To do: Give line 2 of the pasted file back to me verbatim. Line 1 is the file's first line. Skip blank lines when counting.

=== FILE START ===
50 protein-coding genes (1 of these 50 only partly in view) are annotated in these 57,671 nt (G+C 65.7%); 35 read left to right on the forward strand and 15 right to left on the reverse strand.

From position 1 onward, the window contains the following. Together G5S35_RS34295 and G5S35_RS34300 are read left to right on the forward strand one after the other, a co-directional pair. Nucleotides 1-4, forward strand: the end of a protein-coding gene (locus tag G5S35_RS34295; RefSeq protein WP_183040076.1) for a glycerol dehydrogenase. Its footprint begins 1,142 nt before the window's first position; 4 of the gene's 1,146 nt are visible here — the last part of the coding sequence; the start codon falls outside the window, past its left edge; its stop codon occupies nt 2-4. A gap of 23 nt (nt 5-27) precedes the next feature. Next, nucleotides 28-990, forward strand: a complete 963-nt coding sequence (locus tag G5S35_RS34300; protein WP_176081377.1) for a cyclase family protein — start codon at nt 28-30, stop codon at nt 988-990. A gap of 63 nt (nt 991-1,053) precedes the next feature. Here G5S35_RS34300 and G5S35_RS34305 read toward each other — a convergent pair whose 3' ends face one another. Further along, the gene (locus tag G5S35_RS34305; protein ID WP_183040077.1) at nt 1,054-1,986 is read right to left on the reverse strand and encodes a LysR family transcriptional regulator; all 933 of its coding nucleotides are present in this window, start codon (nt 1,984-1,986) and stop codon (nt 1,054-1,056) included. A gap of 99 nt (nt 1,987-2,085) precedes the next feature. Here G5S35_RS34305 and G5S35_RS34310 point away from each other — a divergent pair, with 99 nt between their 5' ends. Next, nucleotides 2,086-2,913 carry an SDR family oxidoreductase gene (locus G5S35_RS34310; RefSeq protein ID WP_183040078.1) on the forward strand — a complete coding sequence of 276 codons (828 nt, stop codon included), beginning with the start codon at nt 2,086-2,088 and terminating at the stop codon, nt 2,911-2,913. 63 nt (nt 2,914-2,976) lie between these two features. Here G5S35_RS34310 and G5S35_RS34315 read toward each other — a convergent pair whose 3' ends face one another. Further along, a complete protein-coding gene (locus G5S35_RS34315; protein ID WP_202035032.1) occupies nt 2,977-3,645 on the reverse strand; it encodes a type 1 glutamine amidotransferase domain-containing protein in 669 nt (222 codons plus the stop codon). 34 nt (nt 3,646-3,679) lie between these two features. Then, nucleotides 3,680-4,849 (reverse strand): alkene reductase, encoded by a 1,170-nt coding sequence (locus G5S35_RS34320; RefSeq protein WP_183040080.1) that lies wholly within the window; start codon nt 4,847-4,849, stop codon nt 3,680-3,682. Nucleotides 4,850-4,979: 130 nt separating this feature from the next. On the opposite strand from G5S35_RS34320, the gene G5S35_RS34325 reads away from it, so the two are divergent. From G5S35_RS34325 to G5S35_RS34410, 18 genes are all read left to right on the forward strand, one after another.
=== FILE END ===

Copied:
From position 1 onward, the window contains the following. Together G5S35_RS34295 and G5S35_RS34300 are read left to right on the forward strand one after the other, a co-directional pair. Nucleotides 1-4, forward strand: the end of a protein-coding gene (locus tag G5S35_RS34295; RefSeq protein WP_183040076.1) for a glycerol dehydrogenase. Its footprint begins 1,142 nt before the window's first position; 4 of the gene's 1,146 nt are visible here — the last part of the coding sequence; the start codon falls outside the window, past its left edge; its stop codon occupies nt 2-4. A gap of 23 nt (nt 5-27) precedes the next feature. Next, nucleotides 28-990, forward strand: a complete 963-nt coding sequence (locus tag G5S35_RS34300; protein WP_176081377.1) for a cyclase family protein — start codon at nt 28-30, stop codon at nt 988-990. A gap of 63 nt (nt 991-1,053) precedes the next feature. Here G5S35_RS34300 and G5S35_RS34305 read toward each other — a convergent pair whose 3' ends face one another. Further along, the gene (locus tag G5S35_RS34305; protein ID WP_183040077.1) at nt 1,054-1,986 is read right to left on the reverse strand and encodes a LysR family transcriptional regulator; all 933 of its coding nucleotides are present in this window, start codon (nt 1,984-1,986) and stop codon (nt 1,054-1,056) included. A gap of 99 nt (nt 1,987-2,085) precedes the next feature. Here G5S35_RS34305 and G5S35_RS34310 point away from each other — a divergent pair, with 99 nt between their 5' ends. Next, nucleotides 2,086-2,913 carry an SDR family oxidoreductase gene (locus G5S35_RS34310; RefSeq protein ID WP_183040078.1) on the forward strand — a complete coding sequence of 276 codons (828 nt, stop codon included), beginning with the start codon at nt 2,086-2,088 and terminating at the stop codon, nt 2,911-2,913. 63 nt (nt 2,914-2,976) lie between these two features. Here G5S35_RS34310 and G5S35_RS34315 read toward each other — a convergent pair whose 3' ends face one another. Further along, a complete protein-coding gene (locus G5S35_RS34315; protein ID WP_202035032.1) occupies nt 2,977-3,645 on the reverse strand; it encodes a type 1 glutamine amidotransferase domain-containing protein in 669 nt (222 codons plus the stop codon). 34 nt (nt 3,646-3,679) lie between these two features. Then, nucleotides 3,680-4,849 (reverse strand): alkene reductase, encoded by a 1,170-nt coding sequence (locus G5S35_RS34320; RefSeq protein WP_183040080.1) that lies wholly within the window; start codon nt 4,847-4,849, stop codon nt 3,680-3,682. Nucleotides 4,850-4,979: 130 nt separating this feature from the next. On the opposite strand from G5S35_RS34320, the gene G5S35_RS34325 reads away from it, so the two are divergent. From G5S35_RS34325 to G5S35_RS34410, 18 genes are all read left to right on the forward strand, one after another.